The human body is a complex machine, and just like any machine, it can break down. Your auditory system, the ears, are not exempted from this rule. One of the symptoms that you have a problem with your auditory system is tinnitus.
Tinnitus is not only frustrating, but it can also distract you from hearing other sounds. Fortunately, there are ways to deal with tinnitus. But before that, we need to explain what it is, the causes, and finally, the treatment.
What is Tinnitus?
Did you ever hear a sound that is persistent despite having no external causes? You might think that it’s all in your head—and that is indeed the case. If you recognize these signs, you have the primary symptom of tinnitus.
For many, it resembles a ringing sound, but for a few, it sounds like a truck engine, roaring, buzzing, hissing, or even a shriek. The sound is within your head, but sometimes it can also resemble a distant sound. It can also appear to be changing pitches, pulsating, or constant.
Young or old, many have experienced tinnitus at some point in their lives. For example, after hearing an extremely loud noise, you can hear a ringing sound. Some medications are also known to cause tinnitus, such as cancer drugs, diuretics, antidepressants, and certain antibiotics.
It can also occur with anxiety, depression, and stress. However, in these cases, It is temporary and will go away after a short time. On the other hand, if the sound continues to persist or is a daily occurrence, then it is chronic tinnitus.
About 50 million Americans suffer from chronic tinnitus, and it is especially common from age 50 and above. It is typically associated with going deaf, but fortunately, there are rare cases.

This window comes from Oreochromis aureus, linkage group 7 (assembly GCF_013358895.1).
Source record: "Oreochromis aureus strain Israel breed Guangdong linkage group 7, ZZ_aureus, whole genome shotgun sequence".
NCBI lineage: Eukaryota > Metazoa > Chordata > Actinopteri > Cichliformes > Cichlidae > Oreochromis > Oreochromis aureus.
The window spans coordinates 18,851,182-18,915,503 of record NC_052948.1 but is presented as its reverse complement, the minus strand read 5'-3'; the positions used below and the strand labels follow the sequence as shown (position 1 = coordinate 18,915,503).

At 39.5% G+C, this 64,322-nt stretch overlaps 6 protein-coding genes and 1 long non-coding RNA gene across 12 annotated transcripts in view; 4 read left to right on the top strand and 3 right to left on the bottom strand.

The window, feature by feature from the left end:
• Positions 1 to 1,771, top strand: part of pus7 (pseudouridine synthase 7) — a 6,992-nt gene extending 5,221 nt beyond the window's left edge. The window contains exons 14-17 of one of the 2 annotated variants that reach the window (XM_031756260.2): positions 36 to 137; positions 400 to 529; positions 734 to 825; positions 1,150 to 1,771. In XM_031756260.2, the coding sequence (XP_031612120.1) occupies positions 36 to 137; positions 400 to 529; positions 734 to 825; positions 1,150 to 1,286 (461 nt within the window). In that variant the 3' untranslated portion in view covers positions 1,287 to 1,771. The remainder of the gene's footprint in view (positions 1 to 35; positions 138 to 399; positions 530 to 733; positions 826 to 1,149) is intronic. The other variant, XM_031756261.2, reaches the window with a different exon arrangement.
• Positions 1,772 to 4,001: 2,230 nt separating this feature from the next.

Hearing loss is not tinnitus, and there are signs of hearing loss that you can check. If you are worrying that you have hearing loss, don’t worry there is a treatment, especially if it’s sensorineural hearing loss.
What Happens To The Ear If You Have Tinnitus?
As your ear picks up sounds waves, it then moves to the eardrum and down to the inner ear. Within the inner ear, there are tiny cells that convert the mechanical movement to electrical signals. These electrical are then sent to the brain, and then the brain interprets them as sound.
So if any of these parts are damaged, the sound waves cannot be properly transmitted. If there is no proper transmission, the electrical signals will misinterpret the sound. And when the electric signals are convoluted, the brain cannot process them.
Think of sounds like data. If the internet doesn’t download sound correctly, the computer cannot interpret it properly. So two things can happen, either the computer can’t read the data, or the sound comes out static.
Have you ever heard static on the radio? It’s something similar to that when your brain cannot interpret the sound correctly. But unlike the radio, you cannot turn it off.
Tinnitus can sound different for anyone, and so they classify it into different types.